Who’s A Writer Anyway?

A Career Where Everything is Made Up and the Degree Doesn’t Matter

By Olivia Behan

Photo credit: Olivia Behan

So, you want to become a writer? Have you considered other alternatives, like… possibly anything else but? If you still want to be a writer, here’s what you need to know—and seeing as though I am a writer myself I can assure you that everything I say is the absolute truth.
Let’s break it down:

  1. Start off by going to college for creative writing. It’s better to start out young because that way you’ll have rejection imbedded in you early on. Later though, it will still sting but, you’ll be used to it.
  2. Next, to make sure you will be completely unemployable, try minoring in something like art history or anthropology. Those students are a hoot.
  3. When it’s time to buckle down and socialize with people on campus, it’s best to remember to stay within your group. Meaning, only make friends with other writers. Struggle together. Drink excessive coffee together. Take smoke breaks together. Write together. Struggle together. I meant to write that twice. Struggle together… Struggle. These guys will be your best friends in college, and hopefully these guys will help open doors for you later on. Probably not. Be hopeful.
    1. And when you’re forced outside your realm of comfort, the theater kids are always an easy alternative to turn to. They may start reciting Hamlet Act 3 Scene 2 Page 5 to you but it’s best to just snap fingers for them afterwards and tell them you really felt the emotion this time. Really.
    2. Or there is plan C. Don’t make friends. Stay inside and write. Write about sad things.
  4. Wear lots of dark colors. Maybe some oversized plaid shirts from your dad’s closet or some oversized sweaters that you claim you got from a thrift shop. Wear glasses. It doesn’t matter if you have a prescription or not. It looks cool. The uglier the better. If long hair is your thing, throw that mess up into a bun! It’s super trendy and apparently it makes you look like you weren’t trying to be.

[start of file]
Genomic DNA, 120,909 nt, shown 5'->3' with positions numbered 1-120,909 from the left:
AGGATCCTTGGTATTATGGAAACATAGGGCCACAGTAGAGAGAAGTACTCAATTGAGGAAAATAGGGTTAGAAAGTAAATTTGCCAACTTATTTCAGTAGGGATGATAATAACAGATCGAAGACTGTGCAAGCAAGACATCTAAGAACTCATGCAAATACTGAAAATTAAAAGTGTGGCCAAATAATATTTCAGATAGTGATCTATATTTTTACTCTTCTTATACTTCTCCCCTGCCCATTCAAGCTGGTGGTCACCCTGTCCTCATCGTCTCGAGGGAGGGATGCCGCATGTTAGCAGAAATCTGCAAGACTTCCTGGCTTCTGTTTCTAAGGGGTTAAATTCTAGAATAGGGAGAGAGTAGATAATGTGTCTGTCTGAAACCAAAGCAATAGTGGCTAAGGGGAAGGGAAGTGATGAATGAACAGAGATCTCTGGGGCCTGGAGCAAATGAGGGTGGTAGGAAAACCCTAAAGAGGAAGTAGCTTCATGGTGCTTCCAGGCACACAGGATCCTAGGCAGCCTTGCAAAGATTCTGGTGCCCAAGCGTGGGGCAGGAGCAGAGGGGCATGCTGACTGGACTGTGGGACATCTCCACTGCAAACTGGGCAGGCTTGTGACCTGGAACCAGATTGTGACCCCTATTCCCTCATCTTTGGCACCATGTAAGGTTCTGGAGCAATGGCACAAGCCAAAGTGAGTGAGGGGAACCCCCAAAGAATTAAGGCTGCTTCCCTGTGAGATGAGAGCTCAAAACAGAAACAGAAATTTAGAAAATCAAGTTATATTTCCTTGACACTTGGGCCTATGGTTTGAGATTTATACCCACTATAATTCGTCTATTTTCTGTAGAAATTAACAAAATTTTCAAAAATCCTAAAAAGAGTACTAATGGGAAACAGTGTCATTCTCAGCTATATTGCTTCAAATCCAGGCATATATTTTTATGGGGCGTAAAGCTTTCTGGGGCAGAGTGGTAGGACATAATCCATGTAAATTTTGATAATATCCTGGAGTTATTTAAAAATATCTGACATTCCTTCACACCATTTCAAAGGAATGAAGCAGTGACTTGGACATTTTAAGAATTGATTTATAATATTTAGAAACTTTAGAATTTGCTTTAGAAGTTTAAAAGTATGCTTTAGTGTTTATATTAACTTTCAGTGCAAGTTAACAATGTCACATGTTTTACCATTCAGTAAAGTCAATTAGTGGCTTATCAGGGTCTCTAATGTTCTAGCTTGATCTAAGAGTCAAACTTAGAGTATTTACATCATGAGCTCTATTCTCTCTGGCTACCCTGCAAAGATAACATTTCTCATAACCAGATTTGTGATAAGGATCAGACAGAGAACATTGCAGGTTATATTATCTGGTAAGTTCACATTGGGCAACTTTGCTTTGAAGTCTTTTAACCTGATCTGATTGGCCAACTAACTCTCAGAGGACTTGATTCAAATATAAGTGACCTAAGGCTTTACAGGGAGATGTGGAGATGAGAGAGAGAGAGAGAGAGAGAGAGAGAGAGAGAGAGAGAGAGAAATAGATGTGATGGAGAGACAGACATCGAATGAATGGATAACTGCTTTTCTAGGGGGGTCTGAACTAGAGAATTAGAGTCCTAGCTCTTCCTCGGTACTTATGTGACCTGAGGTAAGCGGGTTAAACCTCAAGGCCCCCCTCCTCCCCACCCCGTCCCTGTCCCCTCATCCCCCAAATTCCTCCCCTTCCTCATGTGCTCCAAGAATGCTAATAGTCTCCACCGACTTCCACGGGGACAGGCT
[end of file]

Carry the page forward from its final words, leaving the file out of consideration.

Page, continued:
5. Do really well in your classes. This isn’t optional. Actually, it totally is because no one became a famous writer based off of how well they did in school. With that being said, drop out of college! Who needs to start out life in debt? Actually… being a writer will prepare you for that life anyway. Never mind. Stay in school. It’s important… for some reason.
  6. Don’t get intimidated by other writers. If there is ever a written piece you don’t understand, just talk about how strong the imagery is and hope for the best. When all else fails, talk about imagery. And if you ever find yourself struggling with writing a piece (which you will; don’t shy away from this concept), just throw in a whole bunch of abstract descriptions and turn the tables on those writers.
  7. When it doubt, use the phrase, “It’s a metaphor,” in a very knowing way and watch someone’s self-esteem drop instantly. Watch their life crumble. Watch them cry. Eat their tears for breakfast. Drink chai tea with your breakfast. It’s a very writer thing to do.
  8. Use whatever you feel comfortable with as your tool, regardless if that is a computer or note pad and pen. But whatever it may be, always make sure you have access to this tool at all times. If a story idea or plot line comes to mind, write that baby down. Don’t play that game with yourself of “remembering it later on” because we all know you won’t remember it later on. You never will.
  9. Drink wine. It’s classy. Have your fake IDs prepared. Or wait until you’re twenty-one… Yeah, you should wait until you’re twenty-one.